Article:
Japanese language education in Korea focuses on voice-centered educational practices otherwise known as “speaking/listening”, rather than character-centered education, or “reading/writing”. Therefore, the importance of writing ability has become gradually less valuable. Further, it is said that many Korean learners of Japanese are poor at writing in the language. This paper, focusing on the writing education they gained from the national language textbooks in Korea, compares and analyses the national language textbooks in Japan. From the results of this study, we hope to present a method of improving Japanese writing for Korean learners.
Both of the national language textbooks in Korean and Japanese elementary schools emphasize the notion of text composition. However, in the case of Korea there are many exercises that serve to facilitate the central meanings of the “paragraph”. On the other hand, in Japan, the organizational structure of a composition utilizes the simpler method “Start- Body-End”. This method allows elementary school pupils to think about the composition of each sentence and write a composition including various genres.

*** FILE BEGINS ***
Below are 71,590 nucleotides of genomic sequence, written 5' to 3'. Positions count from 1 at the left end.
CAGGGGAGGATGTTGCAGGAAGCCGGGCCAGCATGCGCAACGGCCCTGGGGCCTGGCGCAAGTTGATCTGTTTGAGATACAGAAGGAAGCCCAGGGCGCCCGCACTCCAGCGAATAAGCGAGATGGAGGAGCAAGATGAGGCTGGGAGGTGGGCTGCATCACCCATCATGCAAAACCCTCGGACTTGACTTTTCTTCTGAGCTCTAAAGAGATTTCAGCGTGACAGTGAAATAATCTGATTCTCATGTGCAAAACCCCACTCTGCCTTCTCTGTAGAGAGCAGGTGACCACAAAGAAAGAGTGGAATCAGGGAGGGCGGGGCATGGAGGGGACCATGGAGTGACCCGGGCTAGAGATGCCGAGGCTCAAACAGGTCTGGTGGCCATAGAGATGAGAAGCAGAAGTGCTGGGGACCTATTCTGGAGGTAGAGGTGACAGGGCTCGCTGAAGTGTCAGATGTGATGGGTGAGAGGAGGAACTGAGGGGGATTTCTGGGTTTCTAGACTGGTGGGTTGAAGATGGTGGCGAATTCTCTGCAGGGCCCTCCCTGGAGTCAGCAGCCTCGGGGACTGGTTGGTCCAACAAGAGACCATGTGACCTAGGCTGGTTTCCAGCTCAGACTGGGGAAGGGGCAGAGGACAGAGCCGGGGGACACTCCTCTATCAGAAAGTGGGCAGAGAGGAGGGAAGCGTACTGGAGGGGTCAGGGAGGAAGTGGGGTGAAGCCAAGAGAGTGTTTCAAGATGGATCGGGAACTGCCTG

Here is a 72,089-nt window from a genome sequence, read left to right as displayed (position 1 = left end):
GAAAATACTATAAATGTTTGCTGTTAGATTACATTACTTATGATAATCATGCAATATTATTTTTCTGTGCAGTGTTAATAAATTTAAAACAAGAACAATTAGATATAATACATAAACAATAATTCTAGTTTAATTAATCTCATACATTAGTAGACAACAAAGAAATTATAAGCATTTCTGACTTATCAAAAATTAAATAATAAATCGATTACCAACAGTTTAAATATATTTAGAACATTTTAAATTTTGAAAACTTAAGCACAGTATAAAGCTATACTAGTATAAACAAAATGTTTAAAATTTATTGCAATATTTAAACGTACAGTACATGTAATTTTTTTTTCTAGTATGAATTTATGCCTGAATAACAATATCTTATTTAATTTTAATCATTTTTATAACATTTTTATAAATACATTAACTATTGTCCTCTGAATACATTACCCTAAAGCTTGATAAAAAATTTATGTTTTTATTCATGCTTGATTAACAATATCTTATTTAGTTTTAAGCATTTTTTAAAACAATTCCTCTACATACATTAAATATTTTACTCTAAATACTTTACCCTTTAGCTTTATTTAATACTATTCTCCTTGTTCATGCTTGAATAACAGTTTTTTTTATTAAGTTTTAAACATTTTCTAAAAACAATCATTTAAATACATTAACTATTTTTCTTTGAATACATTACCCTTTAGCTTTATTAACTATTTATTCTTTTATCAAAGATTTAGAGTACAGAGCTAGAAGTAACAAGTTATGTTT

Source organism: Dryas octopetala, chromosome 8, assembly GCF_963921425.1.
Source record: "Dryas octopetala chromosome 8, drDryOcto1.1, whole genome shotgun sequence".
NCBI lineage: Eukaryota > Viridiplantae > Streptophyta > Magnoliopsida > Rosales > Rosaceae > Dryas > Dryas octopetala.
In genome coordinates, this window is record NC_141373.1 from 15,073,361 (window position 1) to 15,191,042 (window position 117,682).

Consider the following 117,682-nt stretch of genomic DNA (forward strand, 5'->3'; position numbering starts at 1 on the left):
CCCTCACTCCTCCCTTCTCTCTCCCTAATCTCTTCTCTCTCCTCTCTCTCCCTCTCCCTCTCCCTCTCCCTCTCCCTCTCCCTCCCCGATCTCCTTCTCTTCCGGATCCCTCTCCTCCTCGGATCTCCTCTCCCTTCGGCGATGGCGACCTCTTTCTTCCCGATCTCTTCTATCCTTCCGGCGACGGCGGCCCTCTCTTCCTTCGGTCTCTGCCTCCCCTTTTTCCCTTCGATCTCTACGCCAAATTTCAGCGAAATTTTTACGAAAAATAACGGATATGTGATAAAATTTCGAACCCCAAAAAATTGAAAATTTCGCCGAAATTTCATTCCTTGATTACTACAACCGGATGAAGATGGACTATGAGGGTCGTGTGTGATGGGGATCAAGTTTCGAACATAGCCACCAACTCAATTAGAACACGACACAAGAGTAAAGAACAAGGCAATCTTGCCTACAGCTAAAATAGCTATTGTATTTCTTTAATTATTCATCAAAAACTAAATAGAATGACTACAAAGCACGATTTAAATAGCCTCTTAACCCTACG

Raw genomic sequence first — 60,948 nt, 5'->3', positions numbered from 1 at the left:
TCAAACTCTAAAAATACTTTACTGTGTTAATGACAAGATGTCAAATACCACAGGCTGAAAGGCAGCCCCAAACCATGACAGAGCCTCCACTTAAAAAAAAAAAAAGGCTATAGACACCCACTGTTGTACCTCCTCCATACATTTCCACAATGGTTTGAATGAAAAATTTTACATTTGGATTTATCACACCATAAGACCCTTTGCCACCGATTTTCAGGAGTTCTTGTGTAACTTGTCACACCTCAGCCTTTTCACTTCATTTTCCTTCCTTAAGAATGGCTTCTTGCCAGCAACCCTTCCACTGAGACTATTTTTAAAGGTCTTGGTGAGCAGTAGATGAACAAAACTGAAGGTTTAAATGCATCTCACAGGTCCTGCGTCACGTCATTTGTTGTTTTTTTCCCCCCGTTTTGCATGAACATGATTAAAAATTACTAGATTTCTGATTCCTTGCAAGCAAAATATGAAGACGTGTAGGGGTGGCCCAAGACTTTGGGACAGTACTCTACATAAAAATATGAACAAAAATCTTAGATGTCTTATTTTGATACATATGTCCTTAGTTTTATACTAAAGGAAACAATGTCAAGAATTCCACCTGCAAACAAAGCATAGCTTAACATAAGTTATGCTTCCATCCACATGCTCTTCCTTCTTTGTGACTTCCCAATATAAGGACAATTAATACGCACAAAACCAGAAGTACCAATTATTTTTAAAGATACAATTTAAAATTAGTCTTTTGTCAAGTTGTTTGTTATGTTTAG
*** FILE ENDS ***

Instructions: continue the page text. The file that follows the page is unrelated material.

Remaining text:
In accordance with the result of this analysis, teachers of Japanese writing in high schools and colleges in Korea must take into consideration that Korean learners of Japanese have been taught using the concept of “Paragraph” even before learning Japanese. As a result, it would be more practical to guide Japanese writing using “Start-Body-End” as the primary sentence composition method.